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Constructing From clearing the lot to cutting the ribbon

Most people are surprised to learn how long it takes to build a website from scratch. It’s not something that happens over the course of a week, or even a month, especially if you are mostly working solo.

Do you know how long it takes to build a house? Maybe not exactly, but you probably have a better idea of how long that process takes than the process of building a robust website. A website’s construction is entirely digital and invisible to most of the world until it is “launched.”

Think of building a website like building a house.

First, the workers clear the lot. It may seem like that lot sits vacant for a prolonged period of time, but you can be sure there is a lot of work going on behind the scenes to prepare for the house construction. Then suddenly, there is a foundation where once there was just a muddy hole. Once the walls and roof go up, things progress faster. The siding goes up, windows and doors are installed. Then things slow back down again. From the outside, the house may look finished long before it is ready for the new owners to move in. For weeks, the workers are putting the finishing touches on the inside – wiring the house, laying flooring, painting walls and ceilings, installing cabinets and hardware. 

Sure, that oversimplifies things a bit. But I’m not a housing developer; I’m a web developer.

Clearing the lot

In October 2014, I started work on the website. After meetings all across the state and much discussion about what the website needed to communicate and accomplish, I began to sketch some ideas for layout. These sketches were turned into wireframes of the website, which can be likened to blueprints for a house. After quite a bit of iteration, we landed on this: 

Final wireframe of the home page
Final wireframe of the home page

My next step was to create the visual design of the website. We talked a lot about how colors and fonts communicate meaning. With 2.6 million democrats, 1.9 million republicans, and 1.7 million unaffiliated voters in the state1, North Carolina is a purple state. It is important to us at EdNC that we represent the whole state. With our bipartisan process, we decided that purple was the right color for EdNC.

We wanted our design to instill trust in our readers from the moment they landed on the website. The fonts we chose are clear and modern, with a good foundation in tradition. After creating the logo and a style guide, complete with colors and fonts, the visual design of the home page came together. What you see now on the home page is pretty much what I designed months ago:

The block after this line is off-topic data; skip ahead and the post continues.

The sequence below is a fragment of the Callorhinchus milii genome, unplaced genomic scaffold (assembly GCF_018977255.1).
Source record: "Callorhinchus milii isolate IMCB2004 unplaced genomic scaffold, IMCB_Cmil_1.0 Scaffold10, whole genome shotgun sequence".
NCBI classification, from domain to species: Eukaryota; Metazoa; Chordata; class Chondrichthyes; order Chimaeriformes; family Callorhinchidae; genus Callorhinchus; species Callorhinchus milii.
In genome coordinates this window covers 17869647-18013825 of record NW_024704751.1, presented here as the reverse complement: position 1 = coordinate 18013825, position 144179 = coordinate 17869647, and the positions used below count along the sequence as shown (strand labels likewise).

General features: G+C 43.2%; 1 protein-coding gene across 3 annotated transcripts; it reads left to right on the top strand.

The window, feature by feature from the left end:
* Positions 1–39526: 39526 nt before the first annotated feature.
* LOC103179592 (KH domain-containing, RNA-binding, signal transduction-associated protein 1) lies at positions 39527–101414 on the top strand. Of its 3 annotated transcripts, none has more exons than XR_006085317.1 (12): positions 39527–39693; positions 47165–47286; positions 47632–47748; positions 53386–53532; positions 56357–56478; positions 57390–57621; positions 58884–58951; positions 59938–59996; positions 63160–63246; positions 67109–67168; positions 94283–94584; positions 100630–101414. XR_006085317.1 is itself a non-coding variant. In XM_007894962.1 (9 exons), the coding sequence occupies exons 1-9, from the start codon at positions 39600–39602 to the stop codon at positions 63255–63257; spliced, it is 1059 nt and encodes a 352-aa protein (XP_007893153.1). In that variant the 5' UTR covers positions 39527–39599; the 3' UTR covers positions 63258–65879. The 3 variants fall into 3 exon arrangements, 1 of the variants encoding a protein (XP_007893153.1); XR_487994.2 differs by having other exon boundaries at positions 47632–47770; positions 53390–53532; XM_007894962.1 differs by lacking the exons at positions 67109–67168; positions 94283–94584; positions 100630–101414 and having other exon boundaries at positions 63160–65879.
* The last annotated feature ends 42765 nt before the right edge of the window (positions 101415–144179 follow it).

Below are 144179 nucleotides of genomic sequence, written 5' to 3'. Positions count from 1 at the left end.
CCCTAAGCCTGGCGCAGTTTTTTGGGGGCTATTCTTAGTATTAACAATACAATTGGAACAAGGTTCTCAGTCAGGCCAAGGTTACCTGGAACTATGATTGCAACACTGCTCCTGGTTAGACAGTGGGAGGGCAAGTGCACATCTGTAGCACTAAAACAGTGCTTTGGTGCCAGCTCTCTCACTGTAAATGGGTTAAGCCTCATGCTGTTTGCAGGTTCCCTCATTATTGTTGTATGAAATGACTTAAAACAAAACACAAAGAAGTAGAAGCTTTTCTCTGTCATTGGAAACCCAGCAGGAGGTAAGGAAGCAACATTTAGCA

Top half of the final design for the home page
Top half of the final design for the home page

Laying the foundation

In late October, I started building the foundation of the website. Initially, I used a WordPress starter theme that I had personally developed over the years, which was based on Foundation and Underscores. Foundation is a responsive grid system for websites, which makes building websites that adapt to screen sizes a breeze. Underscores is a WordPress starter theme built by the Automattic team, the same people behind After learning about Roots, an ultra-minimal, modular starter theme for WordPress, I decided to switch. Using Roots will allow for more easily rolling out future enhancements and allowing public contributions. More on this next week.

Building the house 

November and December are a total blur to me, as I spent countless hours hunched over my keyboard with my eyes glued to my screen. During this time, I transformed the visual design into actual code. This front-end development is like the outside of the house, as it is what everyone sees. The interior of the house is WordPress, with quite a few embellishments to adapt the platform to our exact needs. I built rooms inside the house to contain each section of the website. And I coded all the functions that connect what happens on the inside with what you see on the outside.

Cutting the ribbon

There was a lot to do to get the website ready for the big launch on January 12. The week before launch I spent more time than I thought possible queueing up the content, coding email messages, and generally making small tweaks to the website to be sure it would function properly for thousands of visitors each day.

My last 10 percent includes dusting and sweeping the floors.

The good thing about building a website is that once it gets to a certain place that meets maybe 90 percent of the initial goals (and can sustain web traffic without crashing) you can launch it. You would never get away with that if a website was an actual physical house. But since it is a digital space, once it is launched you can work on perfecting that last 10 percent. And over time, you can add enhancements without even shutting the website down.

My last 10 percent includes dusting and sweeping the floors. There is a lot of cleanup to do, especially on a project of this size that was built as quickly as it was built. Next week’s TechTuesday will be about the open source nature of this project and what that means for all of you. I’ll also share some of our exciting next steps for the EdNC website.

Alisa Herr

Alisa Herr is the former chief technical officer of EducationNC.